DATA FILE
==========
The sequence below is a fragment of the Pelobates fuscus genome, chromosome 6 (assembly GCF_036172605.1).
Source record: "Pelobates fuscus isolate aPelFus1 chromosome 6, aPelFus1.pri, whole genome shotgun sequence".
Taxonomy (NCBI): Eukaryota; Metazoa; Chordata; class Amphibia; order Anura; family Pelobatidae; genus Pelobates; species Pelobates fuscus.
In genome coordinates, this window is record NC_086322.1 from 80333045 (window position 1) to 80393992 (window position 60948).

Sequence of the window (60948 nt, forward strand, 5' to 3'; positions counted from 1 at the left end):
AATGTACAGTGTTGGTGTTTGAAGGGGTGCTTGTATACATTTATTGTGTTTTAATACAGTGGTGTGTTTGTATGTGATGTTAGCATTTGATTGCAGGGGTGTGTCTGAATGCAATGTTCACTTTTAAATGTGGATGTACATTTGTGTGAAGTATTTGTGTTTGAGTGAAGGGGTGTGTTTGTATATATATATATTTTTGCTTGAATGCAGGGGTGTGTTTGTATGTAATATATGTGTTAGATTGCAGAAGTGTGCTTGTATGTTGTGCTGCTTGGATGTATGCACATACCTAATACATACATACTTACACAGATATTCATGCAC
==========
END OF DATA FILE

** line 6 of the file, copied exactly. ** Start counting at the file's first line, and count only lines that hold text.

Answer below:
AATGTACAGTGTTGGTGTTTGAAGGGGTGCTTGTATACATTTATTGTGTTTTAATACAGTGGTGTGTTTGTATGTGATGTTAGCATTTGATTGCAGGGGTGTGTCTGAATGCAATGTTCACTTTTAAATGTGGATGTACATTTGTGTGAAGTATTTGTGTTTGAGTGAAGGGGTGTGTTTGTATATATATATATTTTTGCTTGAATGCAGGGGTGTGTTTGTATGTAATATATGTGTTAGATTGCAGAAGTGTGCTTGTATGTTGTGCTGCTTGGATGTATGCACATACCTAATACATACATACTTACACAGATATTCATGCAC